How to format your references using the Johnson Matthey Technology Review citation style

This is a short guide how to format citations and the bibliography in a manuscript for Johnson Matthey Technology Review (JMTR). For a complete guide how to prepare your manuscript refer to the journal's instructions to authors.

Using reference management software

Typically you don't format your citations and bibliography by hand. The easiest way is to use a reference manager:

PaperpileThe citation style is built in and you can choose it in Settings > Citation Style or Paperpile > Citation Style in Google Docs.
EndNoteFind the style here: output styles overview
Mendeley, Zotero, Papers, and othersThe style is either built in or you can download a CSL file that is supported by most references management programs.
BibTeXBibTeX syles are usually part of a LaTeX template. Check the instructions to authors if the publisher offers a LaTeX template for this journal.

Journal articles

Those examples are references to articles in scholarly journals and how they are supposed to appear in your bibliography.

Not all journals organize their published articles in volumes and issues, so these fields are optional. Some electronic journals do not provide a page range, but instead list an article identifier. In a case like this it's safe to use the article identifier instead of the page range.

A journal article with 1 author
1. I. Taylor, Nature, 2009, 457, (7232), 958
A journal article with 2 authors
1. K. Gronke and A. Diefenbach, Nature, 2015, 528, (7583), 488
A journal article with 3 authors
1. S. A. Snyder, A. Gollner and M. I. Chiriac, Nature, 2011, 474, (7352), 461
A journal article with 8 or more authors
1. D. Sturgill, Y. Zhang, M. Parisi and B. Oliver, Nature, 2007, 450, (7167), 238

Books and book chapters

Here are examples of references for authored and edited books as well as book chapters.

An authored book
1. T. Ghaye, ‘Building the Reflective Healthcare Organisation’, Blackwell Publishing Ltd, Oxford, UK, 2008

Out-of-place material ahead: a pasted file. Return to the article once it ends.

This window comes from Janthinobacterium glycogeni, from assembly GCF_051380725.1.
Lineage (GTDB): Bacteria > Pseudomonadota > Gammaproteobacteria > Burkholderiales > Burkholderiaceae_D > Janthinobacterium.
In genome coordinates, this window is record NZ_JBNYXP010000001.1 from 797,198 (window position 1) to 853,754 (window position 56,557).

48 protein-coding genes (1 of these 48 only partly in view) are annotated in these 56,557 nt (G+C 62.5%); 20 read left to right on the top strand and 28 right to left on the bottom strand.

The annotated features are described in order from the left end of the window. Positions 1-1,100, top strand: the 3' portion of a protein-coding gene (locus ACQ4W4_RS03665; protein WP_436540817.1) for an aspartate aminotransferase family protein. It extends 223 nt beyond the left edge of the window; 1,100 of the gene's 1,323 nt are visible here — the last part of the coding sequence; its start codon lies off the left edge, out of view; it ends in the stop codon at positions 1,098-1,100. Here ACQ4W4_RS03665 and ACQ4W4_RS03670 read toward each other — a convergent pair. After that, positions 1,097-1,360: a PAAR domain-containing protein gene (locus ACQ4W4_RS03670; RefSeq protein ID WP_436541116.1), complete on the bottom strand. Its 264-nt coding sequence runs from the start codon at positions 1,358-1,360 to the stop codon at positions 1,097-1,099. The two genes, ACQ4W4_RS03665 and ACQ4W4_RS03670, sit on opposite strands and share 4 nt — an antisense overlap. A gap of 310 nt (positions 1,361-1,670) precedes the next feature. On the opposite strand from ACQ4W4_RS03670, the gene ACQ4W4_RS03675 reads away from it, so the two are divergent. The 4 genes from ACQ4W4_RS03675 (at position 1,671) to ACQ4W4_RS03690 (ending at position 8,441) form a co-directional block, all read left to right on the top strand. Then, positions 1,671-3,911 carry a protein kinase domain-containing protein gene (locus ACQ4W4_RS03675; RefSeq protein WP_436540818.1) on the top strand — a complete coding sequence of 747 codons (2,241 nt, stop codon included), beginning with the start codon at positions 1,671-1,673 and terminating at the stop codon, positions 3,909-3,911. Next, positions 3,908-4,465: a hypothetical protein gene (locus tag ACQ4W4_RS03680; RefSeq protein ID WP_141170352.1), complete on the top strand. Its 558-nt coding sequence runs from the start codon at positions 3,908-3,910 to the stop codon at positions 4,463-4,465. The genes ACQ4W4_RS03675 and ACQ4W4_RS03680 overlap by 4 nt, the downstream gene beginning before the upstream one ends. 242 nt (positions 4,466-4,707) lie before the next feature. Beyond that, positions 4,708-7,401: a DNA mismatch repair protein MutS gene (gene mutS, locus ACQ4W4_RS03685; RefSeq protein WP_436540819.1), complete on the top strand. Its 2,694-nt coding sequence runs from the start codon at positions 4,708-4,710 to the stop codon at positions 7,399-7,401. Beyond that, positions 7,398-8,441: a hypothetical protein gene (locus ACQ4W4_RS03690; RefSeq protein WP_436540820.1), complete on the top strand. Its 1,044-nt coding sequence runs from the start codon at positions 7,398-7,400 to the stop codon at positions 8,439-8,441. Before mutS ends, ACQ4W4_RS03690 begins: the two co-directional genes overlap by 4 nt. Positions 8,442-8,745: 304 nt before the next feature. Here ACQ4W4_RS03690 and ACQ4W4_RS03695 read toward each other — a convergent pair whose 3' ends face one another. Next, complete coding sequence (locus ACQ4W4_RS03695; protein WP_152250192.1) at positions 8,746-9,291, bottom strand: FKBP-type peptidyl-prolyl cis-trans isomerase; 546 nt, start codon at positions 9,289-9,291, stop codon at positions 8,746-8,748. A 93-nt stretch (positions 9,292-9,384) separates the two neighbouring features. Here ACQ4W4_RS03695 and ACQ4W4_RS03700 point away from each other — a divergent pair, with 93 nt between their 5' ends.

An edited book
1. ‘Computational Genetics and Genomics: Tools for Understanding Disease’, ed. G. Peltz, Humana Press, Totowa, NJ, 2005
A chapter in an edited book
1. L. A. Prashanth, N. Korda and R. Munos, ‘Fast LSTD Using Stochastic Approximation: Finite Time Analysis and Application to Traffic Control’, in ‘Machine Learning and Knowledge Discovery in Databases: European Conference, ECML PKDD 2014, Nancy, France, September 15-19, 2014. Proceedings, Part II’, Lecture Notes in Computer Science, eds. T. Calders, F. Esposito, E. Hüllermeier, and R. Meo, Springer, Berlin, Heidelberg, 2014

Web sites

Sometimes references to web sites should appear directly in the text rather than in the bibliography. Refer to the Instructions to authors for Johnson Matthey Technology Review.

Blog post
1. R. Andrews, ‘The Arctic Is Experiencing Its Earliest Ever Snowmelt’, IFLScience IFLScience, 2016 : (Accessed on 30 October 2018)


This example shows the general structure used for government reports, technical reports, and scientific reports. If you can't locate the report number then it might be better to cite the report as a book. For reports it is usually not individual people that are credited as authors, but a governmental department or agency like "U. S. Food and Drug Administration" or "National Cancer Institute".

Government report
1. Government Accountability Office, ‘Intellectual Property: Improvements Needed to Better Manage Patent Office Automation and Address Workforce Challenges’, No. GAO-05-1008T, U.S. Government Printing Office, Washington, DC, 8 September 2005

Theses and dissertations

Theses including Ph.D. dissertations, Master's theses or Bachelor theses follow the basic format outlined below.

Doctoral dissertation
1. J. J. Anisko, ‘Selling Mexico’s Vistas: A Visual Discourse Analysis of Promotional Materials of Loreto Bay, Mexico’, Doctoral dissertation, California State University, Long Beach, Long Beach, CA, 2012

News paper articles

Unlike scholarly journals, news papers do not usually have a volume and issue number. Instead, the full date and page number is required for a correct reference.

New York Times article
1. N. George, ‘Still Too Good, Too Bad or Invisible’, New York Times, 17 February 2013, p. AR1

In-text citations

References should be cited in the text by sequential numbers in parentheses:

This sentence cites one reference (1).
This sentence cites two references (1, 2).
This sentence cites four references (1–4).

About the journal

Full journal titleJohnson Matthey Technology Review
ISSN (print)2056-5135

Other styles